Most strategists agree that it will be easier for Democrats to fight George W. Bush on domestic issues than to dwell on his post-September 11 national security policies. One obvious, but as yet untapped, Bush administration vulnerability is environmental policy. Polls show that voters side strongly with Democrats on environmental issues, and because Bush has a clear record of relaxing environmental standards, it should be possible to expose his shortcomings in this area.
A recent Gallup poll found that 75 percent of likely voters support stronger environmental regulation. But that hardly matters if Democrats do not make the president’s record as a poor environmental steward a key issue during the 2004 campaign. The Democrats must take that opposition and turn it into votes.
In an AP/Ipsos poll, only 3 percent of respondents list the environment as one of the most important problems facing the United States. This poll reveals a disconnect: Americans disagree with Bush’s environmental policies but don’t care enough to base their presidential votes on the disagreement. In order to be heard, activists will have to reframe environmental issues and link them to issues that do rank high in the public’s mind-the economy and health care. If Democrats can demonstrate the concrete and actual link between the environment and these two, they can greatly strengthen their case against Bush.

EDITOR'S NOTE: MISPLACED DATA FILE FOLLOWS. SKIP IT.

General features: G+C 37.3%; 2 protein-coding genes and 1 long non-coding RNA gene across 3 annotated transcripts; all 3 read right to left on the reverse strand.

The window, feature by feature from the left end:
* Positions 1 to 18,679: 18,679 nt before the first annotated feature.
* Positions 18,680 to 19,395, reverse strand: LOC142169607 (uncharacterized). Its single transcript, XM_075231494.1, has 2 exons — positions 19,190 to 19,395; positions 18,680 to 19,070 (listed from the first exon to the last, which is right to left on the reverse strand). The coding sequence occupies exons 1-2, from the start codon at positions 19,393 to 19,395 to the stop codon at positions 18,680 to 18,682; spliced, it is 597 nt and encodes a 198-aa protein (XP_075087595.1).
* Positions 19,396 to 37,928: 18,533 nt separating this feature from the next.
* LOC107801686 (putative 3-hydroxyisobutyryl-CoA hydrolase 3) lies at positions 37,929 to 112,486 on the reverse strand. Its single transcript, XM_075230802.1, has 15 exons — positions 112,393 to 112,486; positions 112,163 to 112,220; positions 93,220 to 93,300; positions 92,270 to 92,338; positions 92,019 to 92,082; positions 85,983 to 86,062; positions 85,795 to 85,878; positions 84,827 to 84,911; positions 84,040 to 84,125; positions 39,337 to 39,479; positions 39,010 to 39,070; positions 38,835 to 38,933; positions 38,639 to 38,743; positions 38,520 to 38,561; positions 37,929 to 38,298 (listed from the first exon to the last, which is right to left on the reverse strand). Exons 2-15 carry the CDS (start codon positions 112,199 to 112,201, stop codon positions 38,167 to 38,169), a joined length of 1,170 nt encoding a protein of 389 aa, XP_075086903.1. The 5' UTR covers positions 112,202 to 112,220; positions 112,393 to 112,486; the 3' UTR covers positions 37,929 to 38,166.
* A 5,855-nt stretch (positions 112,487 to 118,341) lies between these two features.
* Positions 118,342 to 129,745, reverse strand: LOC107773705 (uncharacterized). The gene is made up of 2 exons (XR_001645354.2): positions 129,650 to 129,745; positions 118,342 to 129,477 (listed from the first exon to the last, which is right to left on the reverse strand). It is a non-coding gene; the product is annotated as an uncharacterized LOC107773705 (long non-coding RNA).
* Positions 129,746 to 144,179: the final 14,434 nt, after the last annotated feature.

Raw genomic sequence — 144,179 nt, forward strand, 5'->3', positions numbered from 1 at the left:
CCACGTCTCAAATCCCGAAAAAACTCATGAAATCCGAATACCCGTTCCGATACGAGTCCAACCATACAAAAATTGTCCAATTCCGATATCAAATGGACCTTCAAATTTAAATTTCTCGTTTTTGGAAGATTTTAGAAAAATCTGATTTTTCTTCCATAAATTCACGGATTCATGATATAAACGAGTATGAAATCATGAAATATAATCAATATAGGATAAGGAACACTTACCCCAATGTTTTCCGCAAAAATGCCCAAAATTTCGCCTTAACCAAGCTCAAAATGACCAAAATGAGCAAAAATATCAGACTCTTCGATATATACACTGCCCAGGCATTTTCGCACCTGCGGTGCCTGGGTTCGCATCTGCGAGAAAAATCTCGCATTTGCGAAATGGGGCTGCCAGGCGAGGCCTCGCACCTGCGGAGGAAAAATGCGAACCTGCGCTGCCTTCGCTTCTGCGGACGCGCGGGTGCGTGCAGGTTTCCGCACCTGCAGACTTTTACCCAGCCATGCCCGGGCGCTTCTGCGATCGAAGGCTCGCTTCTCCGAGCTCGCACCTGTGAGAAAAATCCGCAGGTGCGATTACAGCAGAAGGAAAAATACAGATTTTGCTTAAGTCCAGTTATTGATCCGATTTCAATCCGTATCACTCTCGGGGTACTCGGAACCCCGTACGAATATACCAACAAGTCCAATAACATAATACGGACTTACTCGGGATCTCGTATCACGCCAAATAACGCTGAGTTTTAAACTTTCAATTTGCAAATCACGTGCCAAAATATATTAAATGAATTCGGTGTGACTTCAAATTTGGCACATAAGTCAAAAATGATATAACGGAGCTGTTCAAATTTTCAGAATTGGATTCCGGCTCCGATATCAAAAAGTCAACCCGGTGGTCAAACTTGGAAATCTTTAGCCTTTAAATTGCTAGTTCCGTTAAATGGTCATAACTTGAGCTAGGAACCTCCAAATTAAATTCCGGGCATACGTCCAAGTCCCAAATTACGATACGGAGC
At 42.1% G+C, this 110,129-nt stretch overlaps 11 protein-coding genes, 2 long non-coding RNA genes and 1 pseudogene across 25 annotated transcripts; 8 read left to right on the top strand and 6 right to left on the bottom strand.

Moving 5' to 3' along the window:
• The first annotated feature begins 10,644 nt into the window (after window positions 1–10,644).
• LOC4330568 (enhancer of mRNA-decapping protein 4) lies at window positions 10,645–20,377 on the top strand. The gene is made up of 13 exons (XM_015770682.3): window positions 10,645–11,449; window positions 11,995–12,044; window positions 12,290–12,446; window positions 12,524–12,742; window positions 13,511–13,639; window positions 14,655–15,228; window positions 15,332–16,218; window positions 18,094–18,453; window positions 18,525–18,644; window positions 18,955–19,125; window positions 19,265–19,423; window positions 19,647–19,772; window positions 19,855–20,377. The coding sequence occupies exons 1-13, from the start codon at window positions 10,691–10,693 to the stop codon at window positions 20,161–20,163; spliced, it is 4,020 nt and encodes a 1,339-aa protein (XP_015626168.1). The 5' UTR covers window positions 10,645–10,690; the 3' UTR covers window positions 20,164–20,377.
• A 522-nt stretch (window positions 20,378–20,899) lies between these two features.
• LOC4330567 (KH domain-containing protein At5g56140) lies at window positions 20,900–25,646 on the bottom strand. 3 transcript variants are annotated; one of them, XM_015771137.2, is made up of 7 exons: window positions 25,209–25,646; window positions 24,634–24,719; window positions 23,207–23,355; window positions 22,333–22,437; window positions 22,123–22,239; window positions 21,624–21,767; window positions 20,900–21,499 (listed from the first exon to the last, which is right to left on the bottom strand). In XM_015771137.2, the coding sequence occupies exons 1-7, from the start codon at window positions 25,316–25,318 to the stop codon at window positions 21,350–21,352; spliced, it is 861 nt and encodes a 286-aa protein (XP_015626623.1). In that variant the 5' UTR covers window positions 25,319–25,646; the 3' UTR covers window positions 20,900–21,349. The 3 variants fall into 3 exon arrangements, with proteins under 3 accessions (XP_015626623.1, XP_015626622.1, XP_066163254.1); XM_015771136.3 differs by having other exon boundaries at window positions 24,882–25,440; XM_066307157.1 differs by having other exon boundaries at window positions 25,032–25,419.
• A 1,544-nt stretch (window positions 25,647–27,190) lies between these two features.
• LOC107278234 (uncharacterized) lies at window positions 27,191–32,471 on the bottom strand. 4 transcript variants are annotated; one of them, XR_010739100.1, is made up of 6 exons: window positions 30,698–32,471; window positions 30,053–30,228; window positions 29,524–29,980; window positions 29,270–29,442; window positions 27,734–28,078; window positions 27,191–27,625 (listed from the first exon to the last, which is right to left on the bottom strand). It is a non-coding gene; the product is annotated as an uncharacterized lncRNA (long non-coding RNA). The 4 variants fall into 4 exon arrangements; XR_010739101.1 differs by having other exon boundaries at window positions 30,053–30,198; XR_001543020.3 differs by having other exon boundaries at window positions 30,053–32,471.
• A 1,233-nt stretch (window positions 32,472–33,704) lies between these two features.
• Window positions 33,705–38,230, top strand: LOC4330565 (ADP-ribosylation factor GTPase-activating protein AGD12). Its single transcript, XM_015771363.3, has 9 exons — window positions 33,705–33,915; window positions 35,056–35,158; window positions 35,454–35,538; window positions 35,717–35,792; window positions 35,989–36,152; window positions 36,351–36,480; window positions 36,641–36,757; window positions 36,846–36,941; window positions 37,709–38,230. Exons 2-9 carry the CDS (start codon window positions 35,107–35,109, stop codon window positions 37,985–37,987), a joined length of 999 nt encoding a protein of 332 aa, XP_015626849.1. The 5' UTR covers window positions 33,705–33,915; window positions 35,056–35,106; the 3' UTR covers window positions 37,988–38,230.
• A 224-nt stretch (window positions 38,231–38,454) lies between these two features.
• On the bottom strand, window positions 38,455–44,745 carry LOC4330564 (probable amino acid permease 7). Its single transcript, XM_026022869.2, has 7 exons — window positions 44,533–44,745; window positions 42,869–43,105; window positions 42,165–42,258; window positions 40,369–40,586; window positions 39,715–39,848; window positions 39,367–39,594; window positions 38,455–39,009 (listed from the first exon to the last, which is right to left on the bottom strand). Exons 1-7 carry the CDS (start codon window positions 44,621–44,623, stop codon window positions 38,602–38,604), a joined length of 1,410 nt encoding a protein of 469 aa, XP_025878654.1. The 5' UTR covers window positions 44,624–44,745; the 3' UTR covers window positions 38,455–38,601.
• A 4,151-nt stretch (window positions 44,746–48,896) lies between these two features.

Bill Clinton’s 1992 presidential campaign staff made famous the idea of focusing on “the economy, stupid!” But the truth is that almost every national campaign centers on money in some way-taxes, economic growth, the stock market, unemployment, and the cost of living. Voters see those issue areas as related. Democrats can win support for their environmental positions by employing two of Bush’s successful tactics: linking his pet issues to the economy-as he has done in his controversial push for oil drilling in an Alaska wildlife refuge-and framing issues in clear and simple alternatives. This won’t mean abandoning the environment as a campaign theme, but it will mean framing it differently. Voters care about, and will vote for, more money in their pockets, jobs, better health for their children, and removal of dangers to everyone’s health. Let’s examine four environmental issues that show how this reframing can be done.
In this case, it was Bush who successfully reframed the issue-and so there is a lesson here. From the beginning of his presidency, Bush has pushed hard to open Alaska’s Arctic National Wildlife Refuge (ANWR) to oil drilling. But his most effective argument for this policy was not that more domestic production would wean the nation away from Middle Eastern oil (such a strategy would only invite debate from economists over the value of sustaining the nation’s oil addiction). Rather, his most effective argument was jobs. Citi...
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